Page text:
U.S. policymakers are warning Armenia and Azerbaijan to stand down after fourteen people died in a deadly border clash between the two post-Soviet republics.
Armenia and Azerbaijan have been at odds over the territory of Nagorno-Karabakh since both countries obtained independence from the Soviet Union in the early 1990s. The two sides agreed to a ceasefire in 1994 but have been unable to come to a permanent peace agreement in international talks.
This week’s events have threatened to unravel the peace process, as the deadliest clashes in years erupted along the tense border. The fighting began on Sunday and has killed at least sixteen people as of Tuesday afternoon, including an Azerbaijani major-general.
“The United States condemns in the strongest terms the violence along the Armenia-Azerbaijan international border,” State Department spokeswoman Morgan Ortagus wrote in a Monday statement. “We urge the sides to stop using force immediately, use the existing direct communication links between them to avoid further escalation, and strictly adhere to the ceasefire.”
The United States, France, and Russia are co-chairs of the Organisation for Security and Co-operation in Europe Minsk Group, which is a coalition of countries overseeing the Armenian-Azeri peace process.
Senate Foreign Relations Committee member Ed Markey (D-Mass.) also chimed in, calling for Azerbaijan to stand down.
“I stand with Armenia as they protect their territorial integrity,” he wrote in a Monday statement posted to social media. “Azerbaijan and Turkey must respect the Armenian/Azeri border, respect the aspirations of the Armenian people of Nagorno Karabakh, and should deescalate this conflict immediately.”
The United States recognizes Nagorno-Karabakh as Azerbaijani soil, but the disputed territory is controlled by an Armenian-backed government called the Artsakh Republic.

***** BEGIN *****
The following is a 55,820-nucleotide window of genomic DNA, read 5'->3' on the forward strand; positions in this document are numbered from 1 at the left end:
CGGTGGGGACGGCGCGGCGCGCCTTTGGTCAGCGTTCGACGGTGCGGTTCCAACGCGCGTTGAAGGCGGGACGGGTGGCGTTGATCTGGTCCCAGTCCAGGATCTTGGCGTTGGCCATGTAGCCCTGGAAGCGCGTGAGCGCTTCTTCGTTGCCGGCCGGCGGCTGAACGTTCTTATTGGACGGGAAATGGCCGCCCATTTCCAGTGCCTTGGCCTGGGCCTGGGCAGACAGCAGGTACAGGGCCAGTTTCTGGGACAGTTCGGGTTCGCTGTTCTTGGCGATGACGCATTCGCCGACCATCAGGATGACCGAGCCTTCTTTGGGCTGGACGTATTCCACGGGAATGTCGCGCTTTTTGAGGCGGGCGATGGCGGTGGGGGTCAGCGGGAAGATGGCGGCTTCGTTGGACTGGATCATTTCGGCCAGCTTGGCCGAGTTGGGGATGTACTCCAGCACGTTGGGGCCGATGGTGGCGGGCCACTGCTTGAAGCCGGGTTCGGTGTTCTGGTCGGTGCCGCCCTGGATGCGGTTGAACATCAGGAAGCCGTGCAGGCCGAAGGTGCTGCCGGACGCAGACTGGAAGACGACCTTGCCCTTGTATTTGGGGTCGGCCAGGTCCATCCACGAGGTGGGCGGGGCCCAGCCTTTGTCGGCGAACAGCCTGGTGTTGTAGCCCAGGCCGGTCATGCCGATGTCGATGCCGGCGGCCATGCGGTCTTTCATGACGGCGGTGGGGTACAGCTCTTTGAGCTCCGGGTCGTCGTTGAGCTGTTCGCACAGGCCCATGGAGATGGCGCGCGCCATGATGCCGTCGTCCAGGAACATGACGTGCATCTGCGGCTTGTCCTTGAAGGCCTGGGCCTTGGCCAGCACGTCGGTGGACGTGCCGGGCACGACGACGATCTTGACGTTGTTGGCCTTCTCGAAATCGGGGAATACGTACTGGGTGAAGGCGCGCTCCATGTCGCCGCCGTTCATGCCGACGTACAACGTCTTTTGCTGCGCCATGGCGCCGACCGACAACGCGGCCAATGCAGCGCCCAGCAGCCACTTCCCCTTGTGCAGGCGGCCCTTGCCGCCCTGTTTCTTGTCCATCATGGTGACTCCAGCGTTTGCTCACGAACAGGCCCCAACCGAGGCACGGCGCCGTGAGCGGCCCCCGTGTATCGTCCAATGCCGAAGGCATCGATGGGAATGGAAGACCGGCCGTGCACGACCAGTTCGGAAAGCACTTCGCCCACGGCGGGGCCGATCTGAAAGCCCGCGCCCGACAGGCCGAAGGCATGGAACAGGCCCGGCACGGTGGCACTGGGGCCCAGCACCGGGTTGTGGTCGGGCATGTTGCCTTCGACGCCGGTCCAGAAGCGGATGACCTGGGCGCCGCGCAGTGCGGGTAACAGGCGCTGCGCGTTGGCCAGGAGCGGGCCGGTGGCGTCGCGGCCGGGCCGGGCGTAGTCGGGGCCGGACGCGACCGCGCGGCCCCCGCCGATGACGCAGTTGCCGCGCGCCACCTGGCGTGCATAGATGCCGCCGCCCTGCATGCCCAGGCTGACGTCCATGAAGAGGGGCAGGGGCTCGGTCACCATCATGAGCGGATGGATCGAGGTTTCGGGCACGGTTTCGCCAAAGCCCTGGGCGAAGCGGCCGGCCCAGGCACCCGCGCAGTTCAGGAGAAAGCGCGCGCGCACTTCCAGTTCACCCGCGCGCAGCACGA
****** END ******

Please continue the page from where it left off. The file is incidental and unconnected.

The territory has an ethnic Armenian majority but was part of Soviet Azerbaijan from 1921 to 1991. It attempted to break away from Azerbaijani rule amidst ethnic violence during the breakup of the Soviet Union, leading to war between the newly-independent republics of Armenia and Azerbaijan.
Both sides have pointed the finger at each other for this week’s fighting. It took place days after Azerbaijani President Ilham Aliyev accused Armenia of dragging its feet in “meaningless” peace negotiations.
The Azerbaijani foreign ministry accused Armenian forces of attempting to seize territory in the Tovuz region in a Sunday statement.
“Armenia bears full responsibility for such provocative actions that serve to aggravate the situation,” the ministry declared.
But the Armenian foreign ministry accused Azerbaijani forces of “provocative actions” and “constant attempts…to maintain escalation.”
“We strongly condemn provocative actions of Azerbaijani armed forces & with their resumption, political-military leadership of Azerbaijan will bear all the responsibility for the unpredictable consequences of undermining regional stability,” wrote Armenian Prime Minister Nikol Pashinyan on Monday.
Matthew Petti is a national security reporter at the National Interest. Follow him on Twitter: @matthew_petti.